MPs HAVE attacked the ‘totally unacceptable’ £1.7 million pay of the boss of a business that supplies cars to people with disabilities.
Earnings and the £2.4 billion cash reserves being ‘hoarded’ by Motability Operations are ‘totally out of whack’ with the reality of its position in the market, two powerful Commons committees found.
Chief executive Mike Betts enjoyed a 78 per cent increase in his pay package in nine years – despite running a company that is a taxpayer-supported monopoly with zero competition, the probe found.
The work and pensions and treasury committees called for public spending watchdog the National Audit Office (NAO) to conduct a review of the scheme. Frank Field, chairman of the work and pensions committee, said: ‘It is impossible to calculate the human happiness that has resulted from the freedom and independence that Motability scheme – the first and only scheme of its kind – offers disabled people.
‘But the organisation operates as a monopoly that faces no competition in accessing disabled people’s often hard-won personal independence payment benefits.
‘The levels of pay pocketed by its executives and the cash reserves it is hoarding are totally out of whack with reality of its position in the market.
‘That one member of staff is paid over 10 times what the prime minister earns is one example of where Motability needs to get a grip of itself and realise the privileged position in which it trades.
‘Its executives must co-operate with a full NAO investigation into the value it is offering the taxpayers who fund a significant chunk of its operations.’
MPs said the Motability scheme, made up of the operations business and two charities, was a valuable service and currently helped 629,000 disabled people live more independently.
But they said that while the people who lead it are clearly deeply invested in Motability’s honourable objectives, it was ‘difficult to square’ the high levels of executive pay and significant financial reserves it held.
Under the scheme, an individual’s mobility welfare payments are transferred to Motability Operations in return for a leased car, along with insurance, maintenance and roadside assistance.
The committees said potential rivals cannot compete with the company because it receives substantial tax breaks from the government that no other firm is entitled to, and does not face any competitive pressure when tendering for the contract to run the scheme.
‘Without any competitors on an equal footing, it is impossible to know whether disabled drivers would be able to access better loans elsewhere,’ the report said.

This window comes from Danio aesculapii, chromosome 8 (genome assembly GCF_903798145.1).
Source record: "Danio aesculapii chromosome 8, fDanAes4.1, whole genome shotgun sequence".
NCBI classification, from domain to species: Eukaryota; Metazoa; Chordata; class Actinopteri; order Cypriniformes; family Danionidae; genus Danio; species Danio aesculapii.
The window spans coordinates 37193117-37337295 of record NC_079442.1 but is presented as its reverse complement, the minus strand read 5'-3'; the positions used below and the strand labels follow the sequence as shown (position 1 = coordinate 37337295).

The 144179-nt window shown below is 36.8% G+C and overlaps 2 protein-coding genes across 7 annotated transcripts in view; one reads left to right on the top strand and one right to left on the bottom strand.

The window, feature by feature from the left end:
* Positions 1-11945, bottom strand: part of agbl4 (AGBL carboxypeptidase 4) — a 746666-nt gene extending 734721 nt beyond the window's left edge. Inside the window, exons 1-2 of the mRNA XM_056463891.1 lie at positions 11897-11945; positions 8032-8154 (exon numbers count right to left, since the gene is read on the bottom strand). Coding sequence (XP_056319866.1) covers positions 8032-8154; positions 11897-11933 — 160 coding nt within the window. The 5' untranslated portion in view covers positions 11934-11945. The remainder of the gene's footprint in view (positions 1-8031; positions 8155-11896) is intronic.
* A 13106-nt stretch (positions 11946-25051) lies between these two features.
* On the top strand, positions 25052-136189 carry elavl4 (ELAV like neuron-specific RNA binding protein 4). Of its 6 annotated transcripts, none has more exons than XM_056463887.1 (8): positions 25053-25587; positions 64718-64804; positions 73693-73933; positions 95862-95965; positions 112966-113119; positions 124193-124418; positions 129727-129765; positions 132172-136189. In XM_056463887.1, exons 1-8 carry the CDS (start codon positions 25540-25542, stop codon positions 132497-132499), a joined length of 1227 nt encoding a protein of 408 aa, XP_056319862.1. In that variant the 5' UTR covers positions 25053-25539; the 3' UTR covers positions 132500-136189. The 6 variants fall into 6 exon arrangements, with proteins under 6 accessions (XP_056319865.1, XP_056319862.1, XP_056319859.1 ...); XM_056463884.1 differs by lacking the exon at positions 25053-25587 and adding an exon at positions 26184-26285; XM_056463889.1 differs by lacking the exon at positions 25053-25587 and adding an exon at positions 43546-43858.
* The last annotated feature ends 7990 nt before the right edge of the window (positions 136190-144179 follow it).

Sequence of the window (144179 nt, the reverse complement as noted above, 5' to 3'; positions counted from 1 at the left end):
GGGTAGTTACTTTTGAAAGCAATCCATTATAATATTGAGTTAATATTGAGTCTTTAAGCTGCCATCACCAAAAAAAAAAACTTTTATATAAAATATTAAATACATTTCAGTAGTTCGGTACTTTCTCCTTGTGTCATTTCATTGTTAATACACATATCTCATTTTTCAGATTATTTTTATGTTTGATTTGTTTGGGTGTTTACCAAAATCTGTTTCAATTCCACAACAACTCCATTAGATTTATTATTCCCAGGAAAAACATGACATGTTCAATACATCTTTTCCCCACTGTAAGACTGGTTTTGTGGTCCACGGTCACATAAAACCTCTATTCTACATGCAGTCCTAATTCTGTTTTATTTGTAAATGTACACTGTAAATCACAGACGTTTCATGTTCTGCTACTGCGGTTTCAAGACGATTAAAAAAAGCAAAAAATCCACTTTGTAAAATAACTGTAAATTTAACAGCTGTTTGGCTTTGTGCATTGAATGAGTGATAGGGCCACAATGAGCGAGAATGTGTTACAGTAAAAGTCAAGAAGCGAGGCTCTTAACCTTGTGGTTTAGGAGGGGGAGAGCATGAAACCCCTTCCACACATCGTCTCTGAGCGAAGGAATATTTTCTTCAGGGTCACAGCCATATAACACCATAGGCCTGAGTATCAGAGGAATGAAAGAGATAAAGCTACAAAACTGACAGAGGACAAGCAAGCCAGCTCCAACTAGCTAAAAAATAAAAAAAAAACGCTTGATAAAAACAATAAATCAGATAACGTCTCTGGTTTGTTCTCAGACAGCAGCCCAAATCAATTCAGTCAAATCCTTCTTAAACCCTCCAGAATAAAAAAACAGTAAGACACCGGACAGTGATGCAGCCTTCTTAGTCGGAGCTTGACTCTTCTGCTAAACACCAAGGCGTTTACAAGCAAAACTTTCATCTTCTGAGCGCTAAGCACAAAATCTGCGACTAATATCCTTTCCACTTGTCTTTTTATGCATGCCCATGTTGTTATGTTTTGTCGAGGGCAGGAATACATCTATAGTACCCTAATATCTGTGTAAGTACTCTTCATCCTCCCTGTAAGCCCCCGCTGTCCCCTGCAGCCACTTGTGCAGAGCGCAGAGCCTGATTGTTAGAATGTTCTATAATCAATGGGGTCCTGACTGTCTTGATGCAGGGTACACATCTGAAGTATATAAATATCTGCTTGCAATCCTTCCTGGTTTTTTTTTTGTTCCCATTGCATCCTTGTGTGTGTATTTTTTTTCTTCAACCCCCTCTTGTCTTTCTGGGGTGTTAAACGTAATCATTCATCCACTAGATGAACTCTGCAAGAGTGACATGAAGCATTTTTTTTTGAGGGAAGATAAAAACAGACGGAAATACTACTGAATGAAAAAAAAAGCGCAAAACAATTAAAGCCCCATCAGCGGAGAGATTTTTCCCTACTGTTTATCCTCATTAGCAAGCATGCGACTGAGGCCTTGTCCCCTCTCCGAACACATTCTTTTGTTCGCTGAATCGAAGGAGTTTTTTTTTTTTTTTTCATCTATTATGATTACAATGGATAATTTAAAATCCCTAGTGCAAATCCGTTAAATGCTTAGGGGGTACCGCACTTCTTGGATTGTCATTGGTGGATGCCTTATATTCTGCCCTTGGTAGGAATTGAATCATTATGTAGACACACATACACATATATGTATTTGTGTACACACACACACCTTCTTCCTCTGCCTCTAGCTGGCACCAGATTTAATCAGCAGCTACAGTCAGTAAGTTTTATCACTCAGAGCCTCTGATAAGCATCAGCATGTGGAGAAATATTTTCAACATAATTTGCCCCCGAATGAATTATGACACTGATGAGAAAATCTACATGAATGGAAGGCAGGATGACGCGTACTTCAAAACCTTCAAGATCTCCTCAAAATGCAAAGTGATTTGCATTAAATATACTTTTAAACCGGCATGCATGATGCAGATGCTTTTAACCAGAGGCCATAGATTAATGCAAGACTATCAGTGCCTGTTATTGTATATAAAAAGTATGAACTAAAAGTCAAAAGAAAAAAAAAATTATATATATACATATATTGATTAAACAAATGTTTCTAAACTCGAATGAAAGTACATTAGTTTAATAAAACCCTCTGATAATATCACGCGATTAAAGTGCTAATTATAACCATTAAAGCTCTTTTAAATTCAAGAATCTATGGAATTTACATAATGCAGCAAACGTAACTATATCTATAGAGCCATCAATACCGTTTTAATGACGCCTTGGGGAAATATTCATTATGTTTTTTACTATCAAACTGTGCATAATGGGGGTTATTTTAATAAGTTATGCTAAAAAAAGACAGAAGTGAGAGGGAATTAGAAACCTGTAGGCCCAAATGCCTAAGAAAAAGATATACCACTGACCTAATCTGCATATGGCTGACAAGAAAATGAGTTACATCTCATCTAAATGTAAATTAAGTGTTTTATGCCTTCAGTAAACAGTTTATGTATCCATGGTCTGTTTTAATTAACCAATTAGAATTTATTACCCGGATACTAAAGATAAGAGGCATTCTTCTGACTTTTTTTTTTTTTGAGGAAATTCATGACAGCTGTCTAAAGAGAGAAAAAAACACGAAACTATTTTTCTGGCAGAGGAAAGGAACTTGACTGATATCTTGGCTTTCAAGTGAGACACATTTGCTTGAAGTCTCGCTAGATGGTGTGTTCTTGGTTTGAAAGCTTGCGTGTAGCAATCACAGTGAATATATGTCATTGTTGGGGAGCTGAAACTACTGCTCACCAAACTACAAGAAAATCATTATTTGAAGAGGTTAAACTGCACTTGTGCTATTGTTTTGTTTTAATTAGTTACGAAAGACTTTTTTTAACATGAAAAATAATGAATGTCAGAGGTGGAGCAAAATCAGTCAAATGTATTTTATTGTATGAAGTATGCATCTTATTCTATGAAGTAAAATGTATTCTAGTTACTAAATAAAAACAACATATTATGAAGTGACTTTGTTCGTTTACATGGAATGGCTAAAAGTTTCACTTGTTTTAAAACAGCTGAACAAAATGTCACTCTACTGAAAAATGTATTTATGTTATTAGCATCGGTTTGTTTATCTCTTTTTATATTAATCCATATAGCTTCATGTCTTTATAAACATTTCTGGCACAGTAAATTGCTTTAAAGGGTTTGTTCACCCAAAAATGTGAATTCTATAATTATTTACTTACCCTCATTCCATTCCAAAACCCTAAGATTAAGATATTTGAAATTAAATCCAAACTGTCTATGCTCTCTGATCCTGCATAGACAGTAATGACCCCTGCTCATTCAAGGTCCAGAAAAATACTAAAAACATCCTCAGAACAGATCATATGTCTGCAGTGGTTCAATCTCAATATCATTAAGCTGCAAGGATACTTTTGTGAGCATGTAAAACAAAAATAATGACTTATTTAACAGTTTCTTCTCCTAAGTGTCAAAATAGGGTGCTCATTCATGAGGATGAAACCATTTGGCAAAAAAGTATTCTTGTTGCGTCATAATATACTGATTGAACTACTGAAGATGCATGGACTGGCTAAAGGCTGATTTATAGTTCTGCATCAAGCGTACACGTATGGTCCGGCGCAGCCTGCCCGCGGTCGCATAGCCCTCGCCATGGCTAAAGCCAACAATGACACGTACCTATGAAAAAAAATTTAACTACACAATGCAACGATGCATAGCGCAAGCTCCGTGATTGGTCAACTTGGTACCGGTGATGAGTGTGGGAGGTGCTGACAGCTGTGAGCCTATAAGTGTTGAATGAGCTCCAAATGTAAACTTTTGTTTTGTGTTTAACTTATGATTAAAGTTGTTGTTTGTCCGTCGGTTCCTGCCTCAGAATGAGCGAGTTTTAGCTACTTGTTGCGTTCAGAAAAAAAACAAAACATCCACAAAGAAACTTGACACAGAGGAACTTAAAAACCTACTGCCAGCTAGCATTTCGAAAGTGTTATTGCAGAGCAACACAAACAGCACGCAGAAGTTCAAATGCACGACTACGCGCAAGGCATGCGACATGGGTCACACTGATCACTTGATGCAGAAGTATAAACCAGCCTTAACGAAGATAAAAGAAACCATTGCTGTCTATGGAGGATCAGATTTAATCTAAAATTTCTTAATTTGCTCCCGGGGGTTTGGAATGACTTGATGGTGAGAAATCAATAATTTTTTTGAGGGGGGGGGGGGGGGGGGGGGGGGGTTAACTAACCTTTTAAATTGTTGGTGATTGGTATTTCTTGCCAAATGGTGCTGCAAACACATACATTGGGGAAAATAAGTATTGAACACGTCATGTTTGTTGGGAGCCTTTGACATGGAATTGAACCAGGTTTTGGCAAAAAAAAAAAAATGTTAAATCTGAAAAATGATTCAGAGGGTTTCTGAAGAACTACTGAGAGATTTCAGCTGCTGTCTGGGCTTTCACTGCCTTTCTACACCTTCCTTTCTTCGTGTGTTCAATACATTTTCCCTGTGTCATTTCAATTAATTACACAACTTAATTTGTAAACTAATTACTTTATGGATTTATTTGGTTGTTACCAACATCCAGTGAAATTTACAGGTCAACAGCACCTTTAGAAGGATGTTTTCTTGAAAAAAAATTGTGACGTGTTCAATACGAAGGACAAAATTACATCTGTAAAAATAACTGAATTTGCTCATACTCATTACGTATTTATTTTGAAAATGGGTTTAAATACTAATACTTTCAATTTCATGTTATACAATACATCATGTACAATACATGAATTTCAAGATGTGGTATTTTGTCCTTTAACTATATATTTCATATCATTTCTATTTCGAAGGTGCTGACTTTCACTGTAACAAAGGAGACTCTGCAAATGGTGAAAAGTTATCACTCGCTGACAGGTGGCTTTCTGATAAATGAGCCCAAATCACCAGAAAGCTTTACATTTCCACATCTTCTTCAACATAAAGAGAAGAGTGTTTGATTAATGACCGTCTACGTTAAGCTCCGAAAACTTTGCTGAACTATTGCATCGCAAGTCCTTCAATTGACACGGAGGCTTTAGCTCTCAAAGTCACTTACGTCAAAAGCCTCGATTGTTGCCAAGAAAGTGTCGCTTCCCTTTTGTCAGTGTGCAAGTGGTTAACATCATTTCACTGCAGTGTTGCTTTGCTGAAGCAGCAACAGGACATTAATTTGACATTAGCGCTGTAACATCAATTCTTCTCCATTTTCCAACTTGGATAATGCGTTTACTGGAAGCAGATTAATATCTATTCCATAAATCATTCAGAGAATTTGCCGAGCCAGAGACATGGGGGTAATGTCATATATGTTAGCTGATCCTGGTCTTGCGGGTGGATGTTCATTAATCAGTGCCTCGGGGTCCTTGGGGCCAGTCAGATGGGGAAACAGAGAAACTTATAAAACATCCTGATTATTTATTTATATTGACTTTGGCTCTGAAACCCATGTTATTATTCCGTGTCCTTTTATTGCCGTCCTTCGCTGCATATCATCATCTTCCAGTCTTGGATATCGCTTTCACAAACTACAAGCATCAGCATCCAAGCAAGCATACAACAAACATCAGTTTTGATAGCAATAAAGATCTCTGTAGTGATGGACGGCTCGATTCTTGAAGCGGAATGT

Motability Operations’ reserves have grown continuously for the past 10 years to £2.4 billion, and ‘given its privileged market position’ are out of proportion to the risks it faces, the committees found.
Its pay is benchmarked against FTSE 250 companies, but MPs said its unique status and income meant it was subject to few of the fundamental risks and challenges faced by such firms.
The firm could ‘well afford’ to reduce its prices or make very substantially higher charitable donations, the report said.
Nicky Morgan, who chairs the treasury committee, said: ‘It seems that Motability may have lost its way. DWP [the Department for Work and Pensions] should ask the NAO to carry out a full inquiry into the value for money of the Motability scheme.
‘This could help ensure that those who rely on the scheme are able to access it on the best-value terms.’
In a statement, Motability Operations – the charity behind Motability – said it welcomed that the report recognised the scheme provided an ‘extremely valuable service’ to disabled people.
A spokesman added: ‘This reflects our priorities of always providing outstanding customer service, value for money, sustainability, and putting disabled people and their families on the road to freedom.
‘The National Audit Office will now look at the scheme – something Motability the charity and Motability Operations had made clear they would welcome before the select committees began their inquiry.’
Work and pensions secretary Esther McVey, pictured, put an urgent request into the NAO earlier this year for it to look into the Motability scheme.
A DWP spokesman said: ‘The Secretary of State has stated that Motability provides an extremely valuable service to disabled people but the levels of executive pay and financial reserves are concerning. Following her intervention, she is pleased agreement has now been secured for the NAO to look into this.’
Picture by Ben Birchall/PA Archive/PA Images
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